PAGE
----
Mosul struggles with ethnic divides, insurgency
Laris Karklis/The Washington Post
MOSUL, IRAQ -- In Iraq's third-largest city, buildings are bombed out and scarred by thousands of bullet holes. But unlike in many parts of Iraq that have calmed significantly in recent years, much of the damage is recent.
Mosul and the surrounding province of Nineveh are a microcosm of Iraq's most explosive and unresolved conflicts as the United States prepares to draw down to 50,000 troops by Sept. 1. Kurdish and Sunni Arab leaders battle over disputed lands, provincial and central government officials wrestle for control, and Sunni insurgents continue to slip back and forth across the porous borders with Turkey and Syria.
"We will remain a thorn in the chest of the Americans," reads a graffiti tag on one Mosul building.
It's a prediction that U.S. officials are working hard to avoid. They are focusing their attention here so they don't leave behind a time bomb for the fledgling Iraqi government and for the U.S. troops who will remain in Iraq before all American forces are withdrawn by the end of 2011.
Attacks have dropped in Nineveh over the past year, but it is still one of the most violent places in Iraq. Among Mosul's approximately 1.8 million residents, there is deep mistrust of the various Iraqi security forces that patrol here. Gen. Ray Odierno, the top U.S. commander, recently suggested that a U.N. peacekeeper force might be needed to maintain security in some areas after the United States pulls out.
Of particular concern are the Sunni insurgent groups that exploit a Kurd-Arab dispute over land. As other bastions of the Sunni insurgency calmed in recent years, Nineveh never truly quieted. Odierno told reporters last week that although U.S. and Iraqi forces have had success killing and detaining al-Qaeda in Iraq leaders within Mosul, the group remains active in the adjacent deserts.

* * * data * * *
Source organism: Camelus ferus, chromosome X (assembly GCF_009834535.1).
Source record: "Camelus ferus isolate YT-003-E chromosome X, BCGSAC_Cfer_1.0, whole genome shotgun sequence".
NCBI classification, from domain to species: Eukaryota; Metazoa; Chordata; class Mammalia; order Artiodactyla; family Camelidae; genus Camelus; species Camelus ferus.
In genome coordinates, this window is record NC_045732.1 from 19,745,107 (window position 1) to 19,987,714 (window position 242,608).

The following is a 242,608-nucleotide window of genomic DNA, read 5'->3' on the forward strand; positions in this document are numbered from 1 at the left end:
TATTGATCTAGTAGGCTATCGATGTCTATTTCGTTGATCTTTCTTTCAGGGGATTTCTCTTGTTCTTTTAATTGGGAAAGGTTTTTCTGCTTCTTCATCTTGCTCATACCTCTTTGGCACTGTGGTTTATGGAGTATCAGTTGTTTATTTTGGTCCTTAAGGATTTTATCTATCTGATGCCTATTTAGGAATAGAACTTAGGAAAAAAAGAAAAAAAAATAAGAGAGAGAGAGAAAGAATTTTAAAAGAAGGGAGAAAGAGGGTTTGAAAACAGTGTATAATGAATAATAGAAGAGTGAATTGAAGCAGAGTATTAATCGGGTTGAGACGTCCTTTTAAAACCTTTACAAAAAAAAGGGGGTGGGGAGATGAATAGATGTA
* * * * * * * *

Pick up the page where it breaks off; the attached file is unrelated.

Over the first six months of the year, 422 people in Nineveh died as a result of violence, according to provincial morgue statistics. More than 1,100 were wounded. The death toll in the province is more than three times that of Anbar province, once the heart of the Sunni insurgency.
The security forces here are widely considered to be part of the problem. The police are believed to be infiltrated by insurgent groups, and one of the main Iraqi army commanders for the area, Nasser al-Hiti, is known for harsh tactics, Odierno said.
Hiti was unpopular with U.S. commanders in Abu Ghraib, where he previously worked. But he has long been praised by the defense ministry and is seen as a favorite of Iraqi Prime Minister Nouri al-Maliki. Calls to the defense ministry were not returned.
Two Iraqi army divisions, a federal police division and local police operate within the city because no one force can control it alone. There is little communication between the forces, Iraqi officials said.
"The problem is the citizens don't cooperate totally to give us information," Nineveh Gov. Atheel al-Nujaifi said. "The trust is still weak between the security forces and the people. We have five to six intelligence groups operating here. Each agency is related to a specific party in Baghdad. There is no trust between these agencies. Sometimes that results in a struggle."
Kurds dislike Nujaifi, an Arab nationalist, because he is seen as anti-Kurdish. But he said he thinks he should have more control over security in the province. He cannot travel in Kurdish-controlled areas and has no authority over federal forces that report to Baghdad. He and his legal adviser say the Iraqi army arrests hundreds of people and does not allow them access to lawyers.